Occasionally a person becomes involved in a situation where he or she is stung many times before being able to flee from the nesting site. Depending on the number of stings, the person may just hurt a lot, feel a little sick, or feel very sick. Humans can be killed if stung enough times in a single incident. With honey bees the toxic dose (LD50) of the venom is estimated to be 8.6 stings per pound of body weight. Obviously, children are at a greater risk than adults. In fact, an otherwise healthy adult would have to be stung more than 1,000 times to be in risk of death. Most deaths caused by multiple stings have occurred in men in their 70s or 80s who were known to have poor cardiopulmonary functioning.
A second, potentially life-threatening result of multiple stings occurs days after the incident. Proteins in the venom act as enzymes; one dissolves the cement that holds body cells together, while another perforates the walls of cells. This damage liberates tiny tissue debris that normally would be eliminated through the kidneys. If too much debris accumulates too quickly, the kidneys become clogged and the patient is in danger of dying from kidney failure. It is important for persons who have received many stings at one time to discuss this secondary effect with their doctors. (Wasp stings are as potent in this respect as bee stings.) Patients should be monitored for a week or two following an incident involving multiple stings to be certain that no secondary health problems arise.
Bees and wasps can be attracted to, or may react to, odors in the environment. It is best not to use perfume, cologne, or scented soaps if you are going into an area of bee and/or wasp activity. Unless someone accidentally collides quite hard with or swats at a bee or wasp, it is not likely to sting. Avoid going barefoot in vegetation, especially clover and blooming ground covers. Also avoid wearing brightly colored or patterned clothing. If you remain calm when a bee or wasp lands on your skin to inspect a smell or to get water if you are sweating heavily, the insect eventually will leave of its own accord. If you don’t want to wait for it to leave, gently and slowly brush it away with a piece of paper. When swimming in pools, watch out for bees or wasps trapped on the surface of the water. If you find bees or wasps in the water, it’s best to remove them to avoid being stung.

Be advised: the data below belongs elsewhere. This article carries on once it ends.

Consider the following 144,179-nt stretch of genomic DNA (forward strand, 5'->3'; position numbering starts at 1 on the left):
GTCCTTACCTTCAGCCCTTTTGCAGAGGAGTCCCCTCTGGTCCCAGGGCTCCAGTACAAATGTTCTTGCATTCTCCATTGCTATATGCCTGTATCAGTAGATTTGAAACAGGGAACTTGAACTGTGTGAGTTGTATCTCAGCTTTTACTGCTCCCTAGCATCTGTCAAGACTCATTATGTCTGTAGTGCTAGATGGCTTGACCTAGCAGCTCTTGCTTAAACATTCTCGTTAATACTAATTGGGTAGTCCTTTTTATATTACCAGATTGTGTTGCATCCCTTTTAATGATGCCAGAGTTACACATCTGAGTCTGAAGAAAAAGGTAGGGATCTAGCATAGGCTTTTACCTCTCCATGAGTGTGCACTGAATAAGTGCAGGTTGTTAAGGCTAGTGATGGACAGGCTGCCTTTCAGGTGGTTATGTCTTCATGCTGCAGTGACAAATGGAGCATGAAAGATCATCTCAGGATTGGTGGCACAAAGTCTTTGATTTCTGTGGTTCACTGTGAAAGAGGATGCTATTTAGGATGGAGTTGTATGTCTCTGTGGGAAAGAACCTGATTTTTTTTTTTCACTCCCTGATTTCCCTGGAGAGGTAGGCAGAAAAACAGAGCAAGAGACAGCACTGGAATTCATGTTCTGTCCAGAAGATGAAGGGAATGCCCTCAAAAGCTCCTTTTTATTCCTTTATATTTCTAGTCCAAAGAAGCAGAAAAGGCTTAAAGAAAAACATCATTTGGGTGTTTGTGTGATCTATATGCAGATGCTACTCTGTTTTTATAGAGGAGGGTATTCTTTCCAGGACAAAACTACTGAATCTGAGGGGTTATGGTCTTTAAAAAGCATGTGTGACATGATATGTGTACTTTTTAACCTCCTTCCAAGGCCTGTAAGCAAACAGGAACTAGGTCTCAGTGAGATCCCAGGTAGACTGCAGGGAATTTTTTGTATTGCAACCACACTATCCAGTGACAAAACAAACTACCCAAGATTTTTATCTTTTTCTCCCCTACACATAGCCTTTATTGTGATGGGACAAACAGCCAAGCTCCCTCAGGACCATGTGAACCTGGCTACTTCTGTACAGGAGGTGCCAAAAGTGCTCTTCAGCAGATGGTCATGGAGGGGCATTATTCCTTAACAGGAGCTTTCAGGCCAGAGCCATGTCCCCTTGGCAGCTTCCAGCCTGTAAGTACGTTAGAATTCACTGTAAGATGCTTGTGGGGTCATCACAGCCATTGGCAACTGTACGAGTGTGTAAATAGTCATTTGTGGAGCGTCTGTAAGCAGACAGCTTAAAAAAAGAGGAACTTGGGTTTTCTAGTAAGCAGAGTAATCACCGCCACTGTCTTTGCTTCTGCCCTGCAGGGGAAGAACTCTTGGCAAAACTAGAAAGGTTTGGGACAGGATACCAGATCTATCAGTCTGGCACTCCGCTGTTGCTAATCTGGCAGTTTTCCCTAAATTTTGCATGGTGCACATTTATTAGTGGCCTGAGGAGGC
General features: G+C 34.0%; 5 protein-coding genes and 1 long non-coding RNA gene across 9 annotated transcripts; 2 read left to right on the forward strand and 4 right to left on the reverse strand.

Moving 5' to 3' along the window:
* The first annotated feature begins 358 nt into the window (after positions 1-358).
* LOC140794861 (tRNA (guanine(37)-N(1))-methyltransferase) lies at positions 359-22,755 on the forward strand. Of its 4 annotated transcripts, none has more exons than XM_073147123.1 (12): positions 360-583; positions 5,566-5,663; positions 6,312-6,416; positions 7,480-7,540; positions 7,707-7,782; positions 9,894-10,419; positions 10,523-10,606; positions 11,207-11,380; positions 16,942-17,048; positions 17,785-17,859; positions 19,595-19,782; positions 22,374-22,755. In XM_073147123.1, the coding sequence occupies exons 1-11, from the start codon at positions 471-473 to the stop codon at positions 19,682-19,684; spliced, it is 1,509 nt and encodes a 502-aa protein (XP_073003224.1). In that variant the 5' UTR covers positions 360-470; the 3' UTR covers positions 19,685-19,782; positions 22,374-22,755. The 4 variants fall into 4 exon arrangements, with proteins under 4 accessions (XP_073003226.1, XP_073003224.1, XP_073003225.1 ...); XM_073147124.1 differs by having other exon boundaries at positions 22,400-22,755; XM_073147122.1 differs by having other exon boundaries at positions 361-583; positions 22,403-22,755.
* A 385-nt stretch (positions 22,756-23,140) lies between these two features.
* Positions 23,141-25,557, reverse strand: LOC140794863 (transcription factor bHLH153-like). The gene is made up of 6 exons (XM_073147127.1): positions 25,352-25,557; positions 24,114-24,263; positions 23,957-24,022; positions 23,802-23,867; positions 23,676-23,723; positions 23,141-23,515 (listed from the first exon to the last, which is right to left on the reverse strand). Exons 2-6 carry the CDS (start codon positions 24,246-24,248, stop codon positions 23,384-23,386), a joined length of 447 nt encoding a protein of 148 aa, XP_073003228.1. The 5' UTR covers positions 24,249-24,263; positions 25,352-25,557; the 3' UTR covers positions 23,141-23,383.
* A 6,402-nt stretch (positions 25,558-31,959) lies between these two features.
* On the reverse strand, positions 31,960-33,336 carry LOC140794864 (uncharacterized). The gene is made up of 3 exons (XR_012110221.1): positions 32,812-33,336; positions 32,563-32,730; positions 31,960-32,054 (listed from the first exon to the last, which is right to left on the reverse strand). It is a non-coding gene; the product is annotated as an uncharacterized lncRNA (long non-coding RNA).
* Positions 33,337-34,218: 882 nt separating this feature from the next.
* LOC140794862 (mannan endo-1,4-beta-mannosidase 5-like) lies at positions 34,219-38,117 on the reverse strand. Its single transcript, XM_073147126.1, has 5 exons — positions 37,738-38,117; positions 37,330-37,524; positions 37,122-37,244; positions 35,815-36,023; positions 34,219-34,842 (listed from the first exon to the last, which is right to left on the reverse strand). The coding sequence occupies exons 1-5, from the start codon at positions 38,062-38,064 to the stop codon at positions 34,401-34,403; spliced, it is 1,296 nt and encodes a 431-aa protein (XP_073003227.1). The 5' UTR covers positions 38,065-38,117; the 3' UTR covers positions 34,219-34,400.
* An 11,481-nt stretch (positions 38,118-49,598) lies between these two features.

Stinging incidents often occur when nesting areas of social insects are disturbed. Be observant of the area around you. If you see insects flying to and from a particular place, avoid it. If you are going to be in an area where disturbing a nest is likely, wear long pants and a long-sleeved shirt. It might be a good idea to carry a military surplus, collapsible mosquito/gnat veil with you. Stinging insects often fly around the top of their targets. Because stings in the face can be disorienting, put on the veil, or pull a portion of your shirt over your head, and run away. Be sure that you can see where you are going. Insect repellent applied to your skin or clothing won’t deter these stinging insects.
Ebeling, W. 1978. Urban Entomology. Oakland: Univ. Calif. Agric. Nat. Res.
Mussen, E. R. May 2011. Pest Notes: Yellowjackets and Other Social Wasps. Oakland: Univ. Calif. Agric. Nat. Res. Publ. 7450.
Russell, F. E. 1991. Venomous arthropods. Vet. Hum. Toxicol. 33(5):505–508.
Schmidt, J. O. 1992. Allergy to venomous insects. In J. Graham, ed. The Hive and the Honey Bee. Hamilton, IL: Dadant & Sons.
Author: E. C. Mussen, Entomology, UC Davis
Produced by UC Statewide Integrated Pest Management Program University of California, Davis, CA 95616